In this article we will discuss about the reproduction in ascobolus with the help of suitable diagrams.
Mycelium of Ascobolus:
The mycelium of the fungus is well developed and ramifies in the substratum forming complex hyphal masses. The mycelium is septate with multinucleate cells and branched.
The complex hyphal mass absorbs the food material from the substratum and supplies to fruiting bodies. Thus it acts as an absorptive organ for the aerial apothecia developing on the substratum.
Reproduction in Ascobolus:
1. Asexual Reproduction:
Asexual reproduction in Ascobolus is not of common occurrence. In some species like A. furfuraceus, asexual reproduction takes place by oidia or arthrospores produced in chains on small hyphal branches.
The oidia are thin walled structures and germmate to form new mycelium. The oidia are also reported to play an active role in sexual reproduction.
2. Sexual Reproduction:
Species of Ascobolus may be heterothallic or homothallic. Common heterothallic species are A. magnificus, A. furfuraceus, and A. immersas while A. crenulatus is homothallic.
In A magnificus male and female sex organs i.e. ascogonia and antheridia develop on two compatible mycelia. The sex organs develop on different branches. Usually the two sex organs i.e. antheridia and ascogonia develop on both the strains i.e. each strain being bisexual.
But the antheridia of one strain do not fertilise the ascogonia of the same strain meaning thereby that each strain is self-incompatible.
While the antheridium is clavate or cylindrical and erect, the female element i.e. ascogonium consists of a coiled-hypha with a stalk of few cells, with swollen oogonial region and an apical trichogyne. Both the sex organs are multinucleate.
The trichogyne elongates till it reaches the tip of the antheridium and coils around the body. The wall of contact between the two dissolves and the male nuclei pass into the apical cell of the trichogyne and ultimately reach the ascogonmm where plasmogamy occurs.
Female nuclei also divide and male and female nuclei form pairs moving towards the periphery of the ascogonium. Soon the ascogenous hyphae are given out from the periphery of the ascogonium.
In usual way, asci develop, each containing eight ascospores. The ascospores are ellipsoidal or spherical, one celled, uninucleate, and purple to dark brown in colour.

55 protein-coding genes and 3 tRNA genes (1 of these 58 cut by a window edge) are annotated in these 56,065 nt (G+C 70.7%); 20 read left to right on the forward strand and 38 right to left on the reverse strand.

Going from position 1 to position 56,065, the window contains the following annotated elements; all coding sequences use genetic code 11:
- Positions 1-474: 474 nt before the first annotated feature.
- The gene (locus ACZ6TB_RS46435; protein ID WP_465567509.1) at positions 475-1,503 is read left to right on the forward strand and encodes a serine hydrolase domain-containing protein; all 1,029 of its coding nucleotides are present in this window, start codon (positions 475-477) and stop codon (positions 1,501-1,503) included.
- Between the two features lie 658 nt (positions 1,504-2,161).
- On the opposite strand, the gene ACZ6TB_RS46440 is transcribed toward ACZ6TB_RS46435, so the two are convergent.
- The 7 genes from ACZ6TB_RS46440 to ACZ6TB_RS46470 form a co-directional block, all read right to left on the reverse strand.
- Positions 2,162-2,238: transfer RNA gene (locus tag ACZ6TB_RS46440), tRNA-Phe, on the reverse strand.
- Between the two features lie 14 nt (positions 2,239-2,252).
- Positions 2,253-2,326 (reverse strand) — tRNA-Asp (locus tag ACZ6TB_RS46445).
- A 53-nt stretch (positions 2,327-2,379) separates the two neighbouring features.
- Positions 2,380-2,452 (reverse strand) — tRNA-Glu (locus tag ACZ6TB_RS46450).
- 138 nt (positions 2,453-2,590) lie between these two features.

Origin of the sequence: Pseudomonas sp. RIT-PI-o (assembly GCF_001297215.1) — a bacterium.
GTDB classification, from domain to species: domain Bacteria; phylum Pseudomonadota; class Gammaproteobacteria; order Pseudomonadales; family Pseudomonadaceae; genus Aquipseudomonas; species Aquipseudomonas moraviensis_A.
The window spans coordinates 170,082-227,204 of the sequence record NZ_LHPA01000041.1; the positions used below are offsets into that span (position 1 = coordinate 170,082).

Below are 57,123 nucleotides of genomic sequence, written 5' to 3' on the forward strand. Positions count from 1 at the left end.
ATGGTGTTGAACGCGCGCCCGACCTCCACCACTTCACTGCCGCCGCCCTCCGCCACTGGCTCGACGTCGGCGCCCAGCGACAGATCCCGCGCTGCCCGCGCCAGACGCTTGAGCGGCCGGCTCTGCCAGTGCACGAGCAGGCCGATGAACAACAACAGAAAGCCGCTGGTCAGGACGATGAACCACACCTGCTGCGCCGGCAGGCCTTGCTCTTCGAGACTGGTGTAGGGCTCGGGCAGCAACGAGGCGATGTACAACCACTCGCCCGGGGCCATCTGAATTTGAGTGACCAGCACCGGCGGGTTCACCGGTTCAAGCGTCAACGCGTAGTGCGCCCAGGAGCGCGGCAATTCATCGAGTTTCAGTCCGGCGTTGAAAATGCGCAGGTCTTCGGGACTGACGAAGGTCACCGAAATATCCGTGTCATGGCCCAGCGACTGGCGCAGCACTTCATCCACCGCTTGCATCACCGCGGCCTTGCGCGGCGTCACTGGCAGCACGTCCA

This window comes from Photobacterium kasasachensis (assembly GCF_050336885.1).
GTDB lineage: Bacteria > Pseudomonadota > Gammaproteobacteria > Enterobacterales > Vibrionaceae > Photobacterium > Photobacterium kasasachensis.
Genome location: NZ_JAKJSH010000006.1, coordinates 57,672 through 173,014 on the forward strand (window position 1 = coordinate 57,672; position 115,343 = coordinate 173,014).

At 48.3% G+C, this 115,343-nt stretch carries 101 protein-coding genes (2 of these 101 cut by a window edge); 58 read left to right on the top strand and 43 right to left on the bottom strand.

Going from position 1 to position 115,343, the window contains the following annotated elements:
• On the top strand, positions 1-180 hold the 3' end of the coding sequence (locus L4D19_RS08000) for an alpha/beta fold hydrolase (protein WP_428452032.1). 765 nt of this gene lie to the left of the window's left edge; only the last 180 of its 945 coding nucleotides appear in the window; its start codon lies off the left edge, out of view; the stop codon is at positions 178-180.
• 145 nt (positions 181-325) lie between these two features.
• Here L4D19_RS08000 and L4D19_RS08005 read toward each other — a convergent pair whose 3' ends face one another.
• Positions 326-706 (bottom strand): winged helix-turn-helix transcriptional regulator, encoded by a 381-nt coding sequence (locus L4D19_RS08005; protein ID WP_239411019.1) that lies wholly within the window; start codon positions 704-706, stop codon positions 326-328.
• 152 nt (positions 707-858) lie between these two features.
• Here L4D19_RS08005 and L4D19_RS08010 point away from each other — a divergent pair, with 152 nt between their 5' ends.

In another heterothallic species, A. furfuraceus the antheridium is absent and the function of the male component is performed by oidia produced in chains. The oidium from one strain fertilises the ascogonium of another strain.
The ascogonium develops only when the oidium comes in contact with the mycelium of the opposite strain. The development of ascogonium takes place within 10-12 hours of contact.
The ascogonium is made up of a broad coiled base and a long narrow trichogyne which shows chemotropic growth towards the oidium and finally fuses with it. The development of apothecia takes place in the usual way within 10 days of the fertilisation.
In the apothecium asci are surrounded by paraphyses. Each ascus is long, clavate with eight ascospores of which four belong to one strain and the remaining four belong to the opposite stram.
Generally two types of apothecial development in Ascobolus has been recognised:
(i) Cleistohymenial in which the hymenium is enclosed in its early development;
(ii) Gymnohymenial in which the hymenium is exposed from the very beginning. A. furfuraceus is an example of cleistohymenial type of apothecial development while A. magnificus is an example of gymnohymenial type.
In A. citrinus both the antheridia and oidia are absent. The development of apothecium from the female branch is parthenogenetic with copulation.
The apothecia are generally yellowish in colour, saucer shaped and about 5 mm in diameter. At maturity the surface of the apothecium is studded with purple dots which signify the ripe asci. As the asci mature, they elongate above the general level of hymenium.
Asci are long cylindrical structures intermixed with paraphyses. Each ascus has an operculum at its apical end. The ascospores are ellipsoid with mucilaginous epispore.
In A. immersus, the ascospores are very large measuring 70µ x 30µ. On germination, each ascospore gives rise to new mycelium.